Land cover maps were derived from Landsat satellite images that have a ground resolution of 60 meters (approximately 180 feet) for the 1974 and 1985 data and 30 meters (approximately 100 feet) for the 1991, 1998, 2001 and 2005 datasets. At this resolution, the minimum size that can be ‘seen’ is about 1/4 – 1/2 acre. Sensors on the satellite ‘see’ a lot of different types of imagery while collecting data for developed areas. This creates mixels or mixed pixels which don’t show individual objects such as the trees, grass and house that make up urban landscapes.
[expand title=”How was the spatial resolution of each dataset determined?” id=”dataset-determined”]
Data was derived from Landsat satellite images. The 1974 and 1985 land covers uses older Landsat MSS imagery with a resolution of 60 meters. All other datasets were derived from either Landsat TM or ETM+ with a resolution of 30 meters. We recommend that users not analyze any area less than one acre in size.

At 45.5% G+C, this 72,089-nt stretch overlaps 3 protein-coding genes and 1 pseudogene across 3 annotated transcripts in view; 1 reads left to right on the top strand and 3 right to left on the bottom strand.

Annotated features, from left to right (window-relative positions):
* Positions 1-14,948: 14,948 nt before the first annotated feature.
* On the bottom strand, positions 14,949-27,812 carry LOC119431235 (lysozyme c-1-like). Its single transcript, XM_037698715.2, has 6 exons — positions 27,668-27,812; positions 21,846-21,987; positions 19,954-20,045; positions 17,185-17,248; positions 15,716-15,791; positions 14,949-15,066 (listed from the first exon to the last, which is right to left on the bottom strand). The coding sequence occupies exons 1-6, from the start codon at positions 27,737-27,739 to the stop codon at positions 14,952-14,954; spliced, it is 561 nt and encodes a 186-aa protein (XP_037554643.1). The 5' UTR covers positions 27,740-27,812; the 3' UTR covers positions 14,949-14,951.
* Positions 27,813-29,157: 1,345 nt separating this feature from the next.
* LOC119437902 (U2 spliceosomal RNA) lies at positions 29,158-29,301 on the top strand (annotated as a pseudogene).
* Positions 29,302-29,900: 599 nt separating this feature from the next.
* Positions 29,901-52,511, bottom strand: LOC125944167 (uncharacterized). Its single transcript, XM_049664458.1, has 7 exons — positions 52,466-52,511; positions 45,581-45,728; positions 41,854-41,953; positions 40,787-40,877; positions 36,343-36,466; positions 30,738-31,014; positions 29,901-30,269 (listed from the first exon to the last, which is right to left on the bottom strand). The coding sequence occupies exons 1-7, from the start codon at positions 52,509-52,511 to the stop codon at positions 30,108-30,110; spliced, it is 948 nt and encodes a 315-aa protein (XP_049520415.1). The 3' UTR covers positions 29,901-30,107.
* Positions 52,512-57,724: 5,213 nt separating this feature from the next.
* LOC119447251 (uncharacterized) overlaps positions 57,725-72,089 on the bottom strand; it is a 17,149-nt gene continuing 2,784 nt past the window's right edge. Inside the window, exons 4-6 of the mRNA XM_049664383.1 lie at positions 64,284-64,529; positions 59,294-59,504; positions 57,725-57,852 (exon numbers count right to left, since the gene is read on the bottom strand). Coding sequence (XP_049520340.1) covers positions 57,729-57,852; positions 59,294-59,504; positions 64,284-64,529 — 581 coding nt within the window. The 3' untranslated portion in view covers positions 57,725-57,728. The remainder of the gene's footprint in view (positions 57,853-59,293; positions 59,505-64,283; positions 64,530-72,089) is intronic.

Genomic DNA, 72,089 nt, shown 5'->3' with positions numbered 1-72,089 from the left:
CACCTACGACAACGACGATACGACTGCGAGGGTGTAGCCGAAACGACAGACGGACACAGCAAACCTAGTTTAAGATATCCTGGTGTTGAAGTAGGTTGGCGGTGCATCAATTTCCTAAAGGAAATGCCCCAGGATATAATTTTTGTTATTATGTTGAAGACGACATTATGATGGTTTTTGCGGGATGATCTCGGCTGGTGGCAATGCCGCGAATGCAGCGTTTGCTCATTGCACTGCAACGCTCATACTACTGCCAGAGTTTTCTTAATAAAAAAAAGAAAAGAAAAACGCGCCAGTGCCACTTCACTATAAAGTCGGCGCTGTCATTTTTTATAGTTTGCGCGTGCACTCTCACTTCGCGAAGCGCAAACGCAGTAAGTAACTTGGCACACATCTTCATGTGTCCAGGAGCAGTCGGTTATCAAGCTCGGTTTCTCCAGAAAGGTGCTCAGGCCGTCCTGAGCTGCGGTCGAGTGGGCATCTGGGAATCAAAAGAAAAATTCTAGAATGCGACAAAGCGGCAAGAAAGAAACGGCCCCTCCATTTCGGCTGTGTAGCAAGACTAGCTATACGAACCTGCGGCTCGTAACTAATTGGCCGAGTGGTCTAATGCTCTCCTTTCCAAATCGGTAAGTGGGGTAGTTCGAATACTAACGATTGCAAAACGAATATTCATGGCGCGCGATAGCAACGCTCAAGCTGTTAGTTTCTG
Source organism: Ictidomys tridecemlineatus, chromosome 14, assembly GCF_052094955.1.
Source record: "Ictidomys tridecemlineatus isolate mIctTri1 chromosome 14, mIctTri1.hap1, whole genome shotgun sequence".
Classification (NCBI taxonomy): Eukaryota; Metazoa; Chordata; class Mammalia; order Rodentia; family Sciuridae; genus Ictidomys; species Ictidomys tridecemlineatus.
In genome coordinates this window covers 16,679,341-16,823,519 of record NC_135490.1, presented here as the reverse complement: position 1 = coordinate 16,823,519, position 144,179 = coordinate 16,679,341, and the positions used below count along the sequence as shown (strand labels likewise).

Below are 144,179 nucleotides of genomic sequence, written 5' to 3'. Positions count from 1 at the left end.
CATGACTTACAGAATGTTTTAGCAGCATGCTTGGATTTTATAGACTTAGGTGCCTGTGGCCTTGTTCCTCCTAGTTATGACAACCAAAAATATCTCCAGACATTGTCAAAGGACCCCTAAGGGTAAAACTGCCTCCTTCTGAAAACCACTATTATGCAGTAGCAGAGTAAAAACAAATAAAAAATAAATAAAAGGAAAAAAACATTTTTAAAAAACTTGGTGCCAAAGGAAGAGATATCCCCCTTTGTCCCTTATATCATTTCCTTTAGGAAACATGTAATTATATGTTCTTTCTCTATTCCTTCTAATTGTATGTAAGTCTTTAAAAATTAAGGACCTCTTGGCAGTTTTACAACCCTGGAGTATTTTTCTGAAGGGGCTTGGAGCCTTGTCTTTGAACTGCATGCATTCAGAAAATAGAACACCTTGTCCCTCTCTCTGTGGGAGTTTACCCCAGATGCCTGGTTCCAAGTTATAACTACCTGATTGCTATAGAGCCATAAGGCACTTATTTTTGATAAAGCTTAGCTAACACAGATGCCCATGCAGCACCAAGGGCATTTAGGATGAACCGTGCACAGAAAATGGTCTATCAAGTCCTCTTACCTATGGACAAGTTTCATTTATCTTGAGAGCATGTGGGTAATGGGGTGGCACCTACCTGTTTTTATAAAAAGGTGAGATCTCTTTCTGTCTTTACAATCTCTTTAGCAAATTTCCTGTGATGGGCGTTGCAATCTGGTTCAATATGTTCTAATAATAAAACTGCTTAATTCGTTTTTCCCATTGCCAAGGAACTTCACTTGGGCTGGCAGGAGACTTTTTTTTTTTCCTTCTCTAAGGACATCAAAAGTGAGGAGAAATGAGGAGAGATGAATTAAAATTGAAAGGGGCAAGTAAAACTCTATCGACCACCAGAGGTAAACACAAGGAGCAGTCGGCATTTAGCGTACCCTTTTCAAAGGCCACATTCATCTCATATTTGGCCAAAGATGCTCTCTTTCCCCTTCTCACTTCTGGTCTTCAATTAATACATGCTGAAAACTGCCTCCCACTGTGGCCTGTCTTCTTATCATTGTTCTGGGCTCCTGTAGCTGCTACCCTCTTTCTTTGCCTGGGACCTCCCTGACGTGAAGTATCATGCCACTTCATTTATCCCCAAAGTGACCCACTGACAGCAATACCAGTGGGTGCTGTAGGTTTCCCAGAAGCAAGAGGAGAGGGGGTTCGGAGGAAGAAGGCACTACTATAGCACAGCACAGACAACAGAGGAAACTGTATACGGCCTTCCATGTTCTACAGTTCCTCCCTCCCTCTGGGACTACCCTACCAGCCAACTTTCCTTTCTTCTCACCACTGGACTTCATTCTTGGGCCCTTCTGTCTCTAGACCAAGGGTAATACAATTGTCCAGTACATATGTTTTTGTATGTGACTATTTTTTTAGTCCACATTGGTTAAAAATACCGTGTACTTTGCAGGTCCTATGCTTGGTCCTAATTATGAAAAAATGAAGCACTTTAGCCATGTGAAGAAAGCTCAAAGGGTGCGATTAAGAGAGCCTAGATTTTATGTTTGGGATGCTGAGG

[expand title=”Why doesn’t the land cover data go back further in time?” id=”why-land-cover-data”]
Datasets were derived from Landsat satellite images. The first Landsat satellite was launched in 1972 and provided the first large area coverage available across the globe. To get the full extent of Georgia, the largest state east of the Mississippi, we ‘stitched’ together fourteen different Landsat images.
[expand title=”How were these data sets created?” id=”how-created”]
Landsat sensors collect earth surface reflectance data using sensors that are calibrated for different bands of the electromagnetic spectrum. These bands include visible light (red, green, blue) and bands within the infrared and thermal parts of the spectrum. All objects on earth reflect light differently and produce what we refer to as ‘signatures’. Image processing software helps us to use these signatures to map and model what is on the earth’s surface (see the metadata that accompanies each data set for further information). We often combine images taken at different seasons over the same area to help us interpret and map the landscape.